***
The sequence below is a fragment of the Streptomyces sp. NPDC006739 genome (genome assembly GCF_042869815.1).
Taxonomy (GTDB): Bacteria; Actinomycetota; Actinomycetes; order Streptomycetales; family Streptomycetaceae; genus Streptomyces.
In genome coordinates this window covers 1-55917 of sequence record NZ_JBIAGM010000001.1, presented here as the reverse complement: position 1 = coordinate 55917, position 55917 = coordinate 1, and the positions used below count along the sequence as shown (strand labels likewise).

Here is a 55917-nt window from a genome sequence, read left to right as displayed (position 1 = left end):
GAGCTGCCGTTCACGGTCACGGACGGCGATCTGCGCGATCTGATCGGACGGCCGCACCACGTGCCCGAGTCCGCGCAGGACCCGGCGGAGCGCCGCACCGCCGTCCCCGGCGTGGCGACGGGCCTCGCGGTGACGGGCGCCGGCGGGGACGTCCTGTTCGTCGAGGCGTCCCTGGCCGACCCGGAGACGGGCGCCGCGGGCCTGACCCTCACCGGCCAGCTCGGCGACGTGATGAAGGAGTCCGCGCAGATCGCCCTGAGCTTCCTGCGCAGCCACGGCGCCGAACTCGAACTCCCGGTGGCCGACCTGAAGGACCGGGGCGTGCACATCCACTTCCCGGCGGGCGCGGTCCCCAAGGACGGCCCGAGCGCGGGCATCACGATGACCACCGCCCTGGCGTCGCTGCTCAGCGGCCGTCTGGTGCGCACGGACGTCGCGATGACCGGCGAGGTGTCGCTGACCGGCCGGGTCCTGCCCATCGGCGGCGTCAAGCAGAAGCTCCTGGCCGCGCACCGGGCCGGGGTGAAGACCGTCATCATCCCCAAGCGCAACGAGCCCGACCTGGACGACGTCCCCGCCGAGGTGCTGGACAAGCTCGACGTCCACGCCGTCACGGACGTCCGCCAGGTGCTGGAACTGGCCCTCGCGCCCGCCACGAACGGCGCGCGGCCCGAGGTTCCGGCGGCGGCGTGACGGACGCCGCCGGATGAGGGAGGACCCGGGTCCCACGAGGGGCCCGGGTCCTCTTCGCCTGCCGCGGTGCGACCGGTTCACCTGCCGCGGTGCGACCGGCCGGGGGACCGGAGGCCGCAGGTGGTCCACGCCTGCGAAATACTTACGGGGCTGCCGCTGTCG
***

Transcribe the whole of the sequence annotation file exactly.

The sequence below is a fragment of the Streptomyces sp. NPDC006739 genome (genome assembly GCF_042869815.1).
Taxonomy (GTDB): Bacteria; Actinomycetota; Actinomycetes; order Streptomycetales; family Streptomycetaceae; genus Streptomyces.
In genome coordinates this window covers 1-55917 of sequence record NZ_JBIAGM010000001.1, presented here as the reverse complement: position 1 = coordinate 55917, position 55917 = coordinate 1, and the positions used below count along the sequence as shown (strand labels likewise).

Here is a 55917-nt window from a genome sequence, read left to right as displayed (position 1 = left end):
GAGCTGCCGTTCACGGTCACGGACGGCGATCTGCGCGATCTGATCGGACGGCCGCACCACGTGCCCGAGTCCGCGCAGGACCCGGCGGAGCGCCGCACCGCCGTCCCCGGCGTGGCGACGGGCCTCGCGGTGACGGGCGCCGGCGGGGACGTCCTGTTCGTCGAGGCGTCCCTGGCCGACCCGGAGACGGGCGCCGCGGGCCTGACCCTCACCGGCCAGCTCGGCGACGTGATGAAGGAGTCCGCGCAGATCGCCCTGAGCTTCCTGCGCAGCCACGGCGCCGAACTCGAACTCCCGGTGGCCGACCTGAAGGACCGGGGCGTGCACATCCACTTCCCGGCGGGCGCGGTCCCCAAGGACGGCCCGAGCGCGGGCATCACGATGACCACCGCCCTGGCGTCGCTGCTCAGCGGCCGTCTGGTGCGCACGGACGTCGCGATGACCGGCGAGGTGTCGCTGACCGGCCGGGTCCTGCCCATCGGCGGCGTCAAGCAGAAGCTCCTGGCCGCGCACCGGGCCGGGGTGAAGACCGTCATCATCCCCAAGCGCAACGAGCCCGACCTGGACGACGTCCCCGCCGAGGTGCTGGACAAGCTCGACGTCCACGCCGTCACGGACGTCCGCCAGGTGCTGGAACTGGCCCTCGCGCCCGCCACGAACGGCGCGCGGCCCGAGGTTCCGGCGGCGGCGTGACGGACGCCGCCGGATGAGGGAGGACCCGGGTCCCACGAGGGGCCCGGGTCCTCTTCGCCTGCCGCGGTGCGACCGGTTCACCTGCCGCGGTGCGACCGGCCGGGGGACCGGAGGCCGCAGGTGGTCCACGCCTGCGAAATACTTACGGGGCTGCCGCTGTCG